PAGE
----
Interview with Jim Gintonio
"Kemp, who at one time was the sports editor for the Prescott Courier, could give a lesson to a lot of local hosts around the country on how to conduct a show," Gintonio wrote.
I interviewed Gintonio through e-mail on Feb. 25, 2001, about Kemp and sports radio in general. He told me that he received "as much response to that Kemp mention as I have since I have been doing the newsletter, which is about a year and a half."
Q: How long have you been listening to Bob Kemp?
Gintonio: I've been listening off and on for a couple years. I'm always interested in what other Buckeye natives have to say about the sports world.
Q: Your article last year called Kemp a "bright spot in late-night radio." What do you like about his show?
Gintonio: I like his outspokenness, and the fact that he doesn't pander to athletes or callers as many hosts do. He doesn't have to resort to cheap jokes or crudeness to enhance his show.
Q: The trend today in sportstalk seems to be Tony Kornheiser-style chatter where sports is often an afterthought. This seems odd to ask, but why don't more sports talk hosts talk about sports?
Gintonio: Interesting that you should bring this up. I've taken Kornheiser to task a few times in the past couple of years because I have never liked his show. I know this is a minority opinion, but I think sportswriters should stick to sportswriting. We have a few writers on our staff and at area newspapers who are or have been regular radio show hosts or daily guests and I have written about that many times, always incurring their wrath. As for the crux of your question, I believe talk show hosts, especially those on the local level and Phoenix has more than its fair share of them, think they have to be stand-up comedians. I believe it all goes to the fact that many don't want to spend the time they need researching the issues. So instead of applying themselves and working harder to get better, they think they can appeal to what they see as the base instincts of their target audience, males 25-54. Being a part of that target audience, I object to that. I don't care about their dates or home life. I don't care if they have car trouble. I don't want to know what some trash-talking producer thinks about anything. They think they're being clever to bring in crude comics or talk guy talk for half their show. I don't. What these guys need to strive for is credibility. Evading the sports issues just points to the fact that they are not prepared or knowledgeable enough to do a 3 or 4-hour sports talk show. Everyone these days thinks he has to be a Jim Rome clone.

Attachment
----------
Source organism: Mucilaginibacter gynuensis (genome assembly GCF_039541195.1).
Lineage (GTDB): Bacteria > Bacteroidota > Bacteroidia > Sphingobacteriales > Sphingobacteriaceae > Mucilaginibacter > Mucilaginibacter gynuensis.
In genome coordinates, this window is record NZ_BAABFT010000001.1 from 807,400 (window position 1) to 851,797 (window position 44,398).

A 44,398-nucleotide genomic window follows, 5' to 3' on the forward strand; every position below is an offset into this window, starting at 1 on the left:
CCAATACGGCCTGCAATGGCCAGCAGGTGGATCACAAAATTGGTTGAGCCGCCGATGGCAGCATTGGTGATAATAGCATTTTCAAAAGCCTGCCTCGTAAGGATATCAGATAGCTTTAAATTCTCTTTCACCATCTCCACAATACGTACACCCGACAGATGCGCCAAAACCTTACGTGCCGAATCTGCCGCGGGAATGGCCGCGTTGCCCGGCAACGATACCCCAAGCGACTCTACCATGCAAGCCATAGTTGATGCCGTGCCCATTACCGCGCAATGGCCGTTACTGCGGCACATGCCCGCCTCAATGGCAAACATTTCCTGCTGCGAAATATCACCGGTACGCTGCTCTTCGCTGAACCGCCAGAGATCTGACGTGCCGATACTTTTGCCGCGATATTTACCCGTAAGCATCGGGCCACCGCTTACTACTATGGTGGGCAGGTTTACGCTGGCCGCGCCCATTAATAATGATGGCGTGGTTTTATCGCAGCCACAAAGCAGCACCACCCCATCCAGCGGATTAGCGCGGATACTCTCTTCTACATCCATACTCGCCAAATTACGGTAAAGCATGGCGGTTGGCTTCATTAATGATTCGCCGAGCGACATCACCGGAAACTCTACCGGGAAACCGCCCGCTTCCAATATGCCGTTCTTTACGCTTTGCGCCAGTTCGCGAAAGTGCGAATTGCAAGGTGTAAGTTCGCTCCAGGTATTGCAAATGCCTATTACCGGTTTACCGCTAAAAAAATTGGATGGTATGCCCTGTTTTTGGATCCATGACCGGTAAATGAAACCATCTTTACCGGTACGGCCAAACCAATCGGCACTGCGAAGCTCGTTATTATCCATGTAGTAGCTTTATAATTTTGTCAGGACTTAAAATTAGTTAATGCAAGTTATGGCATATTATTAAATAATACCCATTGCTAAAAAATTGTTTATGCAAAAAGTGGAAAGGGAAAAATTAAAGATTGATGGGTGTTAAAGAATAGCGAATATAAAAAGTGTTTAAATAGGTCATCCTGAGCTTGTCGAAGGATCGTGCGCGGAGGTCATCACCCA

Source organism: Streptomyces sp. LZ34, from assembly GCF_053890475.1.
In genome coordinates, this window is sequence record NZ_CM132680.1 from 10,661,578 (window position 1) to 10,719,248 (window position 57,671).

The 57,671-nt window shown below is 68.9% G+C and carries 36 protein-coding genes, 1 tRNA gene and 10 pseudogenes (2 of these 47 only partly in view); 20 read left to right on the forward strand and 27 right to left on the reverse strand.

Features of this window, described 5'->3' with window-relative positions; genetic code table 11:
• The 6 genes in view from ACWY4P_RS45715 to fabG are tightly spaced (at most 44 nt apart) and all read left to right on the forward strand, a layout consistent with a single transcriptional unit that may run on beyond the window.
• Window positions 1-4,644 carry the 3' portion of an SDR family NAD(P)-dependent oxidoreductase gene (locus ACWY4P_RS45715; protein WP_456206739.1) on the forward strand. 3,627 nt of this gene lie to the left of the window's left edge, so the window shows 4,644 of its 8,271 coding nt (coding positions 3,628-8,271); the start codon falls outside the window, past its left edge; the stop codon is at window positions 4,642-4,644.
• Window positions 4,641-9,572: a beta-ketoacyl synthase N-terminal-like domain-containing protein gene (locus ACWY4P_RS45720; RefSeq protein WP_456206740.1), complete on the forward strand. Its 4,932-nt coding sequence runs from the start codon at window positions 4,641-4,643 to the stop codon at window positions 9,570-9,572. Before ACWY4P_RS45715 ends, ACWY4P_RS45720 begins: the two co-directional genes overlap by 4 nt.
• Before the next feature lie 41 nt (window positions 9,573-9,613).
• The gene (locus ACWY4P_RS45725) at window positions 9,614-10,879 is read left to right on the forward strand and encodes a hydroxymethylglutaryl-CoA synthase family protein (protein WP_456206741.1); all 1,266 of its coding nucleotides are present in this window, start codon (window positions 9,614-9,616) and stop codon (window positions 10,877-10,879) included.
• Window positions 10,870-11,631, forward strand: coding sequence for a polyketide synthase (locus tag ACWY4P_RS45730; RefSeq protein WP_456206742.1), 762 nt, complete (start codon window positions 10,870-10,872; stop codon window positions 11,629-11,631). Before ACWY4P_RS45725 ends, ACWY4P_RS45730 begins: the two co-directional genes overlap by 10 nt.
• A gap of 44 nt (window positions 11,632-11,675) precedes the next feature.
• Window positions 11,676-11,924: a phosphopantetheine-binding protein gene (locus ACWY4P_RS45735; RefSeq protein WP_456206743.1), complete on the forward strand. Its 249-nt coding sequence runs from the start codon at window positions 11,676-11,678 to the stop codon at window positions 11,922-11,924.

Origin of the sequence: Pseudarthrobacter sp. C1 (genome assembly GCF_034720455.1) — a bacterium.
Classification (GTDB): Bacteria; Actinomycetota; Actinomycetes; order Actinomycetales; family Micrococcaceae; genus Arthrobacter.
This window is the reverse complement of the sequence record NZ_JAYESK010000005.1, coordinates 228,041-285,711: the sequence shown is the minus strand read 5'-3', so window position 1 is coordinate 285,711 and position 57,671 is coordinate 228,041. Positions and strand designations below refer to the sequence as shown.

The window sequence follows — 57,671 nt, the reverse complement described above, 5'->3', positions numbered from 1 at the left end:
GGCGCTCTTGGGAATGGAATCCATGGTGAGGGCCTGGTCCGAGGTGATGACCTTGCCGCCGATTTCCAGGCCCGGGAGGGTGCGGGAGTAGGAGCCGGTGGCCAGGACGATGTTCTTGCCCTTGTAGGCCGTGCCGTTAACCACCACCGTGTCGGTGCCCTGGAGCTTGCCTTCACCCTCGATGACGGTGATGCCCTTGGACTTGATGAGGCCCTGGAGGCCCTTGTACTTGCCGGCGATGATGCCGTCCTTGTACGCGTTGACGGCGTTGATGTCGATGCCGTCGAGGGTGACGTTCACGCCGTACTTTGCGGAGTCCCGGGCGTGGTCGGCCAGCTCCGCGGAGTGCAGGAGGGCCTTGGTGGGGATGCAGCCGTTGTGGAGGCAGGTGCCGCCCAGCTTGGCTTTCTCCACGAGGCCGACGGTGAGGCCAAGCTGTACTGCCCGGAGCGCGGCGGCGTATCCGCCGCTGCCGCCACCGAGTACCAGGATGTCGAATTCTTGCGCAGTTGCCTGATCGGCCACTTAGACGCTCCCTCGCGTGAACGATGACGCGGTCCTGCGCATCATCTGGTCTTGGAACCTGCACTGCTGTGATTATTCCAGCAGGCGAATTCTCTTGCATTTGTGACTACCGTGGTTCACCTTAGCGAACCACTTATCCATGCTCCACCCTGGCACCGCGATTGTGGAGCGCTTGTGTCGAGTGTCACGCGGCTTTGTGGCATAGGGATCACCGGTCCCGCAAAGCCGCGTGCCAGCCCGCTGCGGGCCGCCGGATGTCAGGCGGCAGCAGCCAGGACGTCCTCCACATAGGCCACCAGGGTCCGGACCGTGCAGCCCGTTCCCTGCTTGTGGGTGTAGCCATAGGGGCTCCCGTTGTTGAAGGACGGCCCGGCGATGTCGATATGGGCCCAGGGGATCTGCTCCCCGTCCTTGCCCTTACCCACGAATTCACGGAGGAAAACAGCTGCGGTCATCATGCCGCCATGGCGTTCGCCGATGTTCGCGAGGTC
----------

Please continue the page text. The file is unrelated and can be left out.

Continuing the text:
Q: Kemp is religiously devoted to sportswriting, reading dozens of papers each day on the Internet and interviewing journalists often. Of the writers he brings on, who are your favorites?
I haven't heard his show when he has had on writers. Sorry. But a few of the guys I regularly look for are Bill Livingston at the Cleveland Plain Dealer, Bob Cohn at the Washington Times, and Bob Kravitz, who was in Denver but I believe has moved elsewhere recently, to name a few. I don't know if Kemp has had any of these guys on. Rick Reilly and Scott Ostler, I think, are two of the best columnists in the country.
Q: Would the sports world be a better place if no one could use the R word and Pete Rose and Dennis Rodman were banned from discussion?
Yes and no. I think Rodman should be banned from discussion. Whatever he says or does is, and has been, irrelevant. As for Rose, I don't like some of the things he does in terms of self-promotion, but there has never been any doubt in my mind that he belongs in the Hall of Fame. If we kept every ne'er-do-well out of Cooperstown, the place would be half-empty.
Q: The last question is one that must be asked of anyone who is devoted to his show. What are you doing up in the middle of the night?
I try to listen to him at least 3-4 times a week. I work a lot of odd hours at the paper doing a lot of general assignment work in addition to my media column and stories. I've been listening to sports talk radio for a long time.